Relativity and the 1919 eclipse
One of the most famous cases of predictive power was the confirmation of Albert Einstein's theory of general relativity. The theory predicted that if photographs taken of the stars near the edge of the Sun during a solar eclipse were compared to photographs of the same stars when they were not near the Sun, a "bending" of their light by the Sun's gravitational field would be observed. The existing Newtonian theory of physics also -- for different reasons -- predicted some bending, but to a lesser degree. The prediction was made by Einstein in 1915 as a logical outcome of his theory, but it could not be tested until a solar eclipse on May 29, 1919, when observations were made by the astrophysicist Arthur Eddington which seemingly confirmed Einstein's predictions. The news was heralded throughout the world as a revolution in physics, as the Newtonian theory had been conclusively disproved.
The historical reality of the eclipse experiment is more complicated than the textbook account, and highlights some of the problems involved in retrospectively applying a notion such as predictive power. The results of the eclipse observations were far from clear – they were taken at two remote locations (Sobral in Brazil and the Atlantic island of Príncipe) and thus they were forced to use telescopes that sacrificed accuracy in favour of portability. In addition, there were mitigating factors such as the Earth's slight rotation during the eclipse, and the temperature differences between day (when the eclipse pictures were taken) and night (when the control pictures were taken), which caused optical anomalies. From the start, the experiments were far from clear-cut, and relied on a series of assumptions and human judgements.
Moreover, the data from the observations were not as conclusive as was professed. Two telescopes were used at Sobral; one produced 8 photographic plates which recorded a mean deviation from the norm of 1.98″ of arc (1 ″ = 1/3600th of a degree), and the other 18 plates with a mean deviation of 0.86″; the two plates from a single telescope at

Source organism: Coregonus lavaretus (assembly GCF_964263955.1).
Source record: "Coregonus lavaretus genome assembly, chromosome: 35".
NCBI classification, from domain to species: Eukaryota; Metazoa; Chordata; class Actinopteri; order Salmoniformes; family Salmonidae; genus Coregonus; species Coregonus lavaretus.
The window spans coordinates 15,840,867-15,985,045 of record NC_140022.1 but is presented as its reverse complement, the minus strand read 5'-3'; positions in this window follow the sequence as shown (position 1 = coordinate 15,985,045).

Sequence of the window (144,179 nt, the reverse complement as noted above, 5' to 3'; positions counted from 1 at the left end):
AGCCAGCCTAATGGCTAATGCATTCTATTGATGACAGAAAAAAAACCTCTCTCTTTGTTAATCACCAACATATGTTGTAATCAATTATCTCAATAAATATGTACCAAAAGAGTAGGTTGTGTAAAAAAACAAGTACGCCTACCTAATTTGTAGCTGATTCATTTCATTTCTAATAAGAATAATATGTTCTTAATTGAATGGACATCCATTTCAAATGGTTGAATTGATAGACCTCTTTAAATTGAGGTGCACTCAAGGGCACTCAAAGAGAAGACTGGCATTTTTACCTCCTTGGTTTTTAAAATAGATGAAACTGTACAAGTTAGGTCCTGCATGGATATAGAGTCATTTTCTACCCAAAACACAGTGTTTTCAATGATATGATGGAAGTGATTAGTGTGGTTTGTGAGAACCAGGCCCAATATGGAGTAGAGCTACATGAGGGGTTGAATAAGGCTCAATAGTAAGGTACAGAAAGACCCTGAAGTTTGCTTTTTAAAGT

Principe, though of a poor quality, suggested a mean of 1.62″. Einstein's theory suggested a deviation of approximately 1.75″, while 's suggested 0.8″. If all the data had been included, the results would have been inconclusive at best, but Eddington discounted the results obtained from the second Sobral telescope, claiming "systematic error", and gave extra weight to the results from Newton Principe (which he had personally recorded), with little justification or supporting evidence. The Astronomer Royal, Sir Frank Dyson, and the president of the Royal Society, J. J. Thomson, sided with Eddington, and on November 6 declared the evidence was decisively in favour of Einstein's theory; much of the scientific community fell in line and agreed. Nevertheless, there were many scientists at the time who felt there were good reasons to doubt whether the prediction had been accurately fulfilled, or whether the results did not have an alternative interpretation. Subsequent eclipse observations in the 1920s and 1930s failed to provide confirmation, although many other different experiments have since provided much stronger (but less dramatic) proof of relativity.
The 1919 eclipse is one example used in science studies as a demonstration that scientific facts are in various ways constructed, or at least influenced, through a variety of assumptions, institutional forces, and interpersonal relations, and are rarely without expert dispute in their day. The philosopher and historian Thomas Kuhn has famously pointed out that "textbook" histories of science tell the story of the current theory as a linear set of triumphs, when in reality the historical record is much more complicated.
Title to include Einstein and date
Begin with a brief introduction of the theory and Einstein
State the relevant prediction, include a diagram.
Explain the experiment
Explain the difficulties experienced.
Discuss whether the results were clear cut and the conclusion arrived at.
Have further experiments shown the theory to be wrong?